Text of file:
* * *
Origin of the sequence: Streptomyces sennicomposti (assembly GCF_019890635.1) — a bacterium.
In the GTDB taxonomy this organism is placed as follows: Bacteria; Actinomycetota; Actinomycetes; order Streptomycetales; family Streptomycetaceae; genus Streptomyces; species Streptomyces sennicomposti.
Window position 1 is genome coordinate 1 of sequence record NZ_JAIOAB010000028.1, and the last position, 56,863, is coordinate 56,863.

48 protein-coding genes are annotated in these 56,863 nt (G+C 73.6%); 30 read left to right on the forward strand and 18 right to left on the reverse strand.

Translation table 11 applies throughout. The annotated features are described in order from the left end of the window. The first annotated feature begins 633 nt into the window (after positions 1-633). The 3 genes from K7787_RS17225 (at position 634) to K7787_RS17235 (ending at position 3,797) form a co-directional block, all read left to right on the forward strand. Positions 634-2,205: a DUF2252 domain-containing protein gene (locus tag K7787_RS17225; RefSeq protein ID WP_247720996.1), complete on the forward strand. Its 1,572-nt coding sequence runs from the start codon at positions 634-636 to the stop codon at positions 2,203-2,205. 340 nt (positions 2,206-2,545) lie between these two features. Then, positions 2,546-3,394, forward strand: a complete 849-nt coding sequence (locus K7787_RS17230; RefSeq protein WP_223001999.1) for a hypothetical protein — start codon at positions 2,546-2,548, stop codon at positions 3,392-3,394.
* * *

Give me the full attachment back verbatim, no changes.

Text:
Origin of the sequence: Streptomyces sennicomposti (assembly GCF_019890635.1) — a bacterium.
In the GTDB taxonomy this organism is placed as follows: Bacteria; Actinomycetota; Actinomycetes; order Streptomycetales; family Streptomycetaceae; genus Streptomyces; species Streptomyces sennicomposti.
Window position 1 is genome coordinate 1 of sequence record NZ_JAIOAB010000028.1, and the last position, 56,863, is coordinate 56,863.

48 protein-coding genes are annotated in these 56,863 nt (G+C 73.6%); 30 read left to right on the forward strand and 18 right to left on the reverse strand.

Translation table 11 applies throughout. The annotated features are described in order from the left end of the window. The first annotated feature begins 633 nt into the window (after positions 1-633). The 3 genes from K7787_RS17225 (at position 634) to K7787_RS17235 (ending at position 3,797) form a co-directional block, all read left to right on the forward strand. Positions 634-2,205: a DUF2252 domain-containing protein gene (locus tag K7787_RS17225; RefSeq protein ID WP_247720996.1), complete on the forward strand. Its 1,572-nt coding sequence runs from the start codon at positions 634-636 to the stop codon at positions 2,203-2,205. 340 nt (positions 2,206-2,545) lie between these two features. Then, positions 2,546-3,394, forward strand: a complete 849-nt coding sequence (locus K7787_RS17230; RefSeq protein WP_223001999.1) for a hypothetical protein — start codon at positions 2,546-2,548, stop codon at positions 3,392-3,394.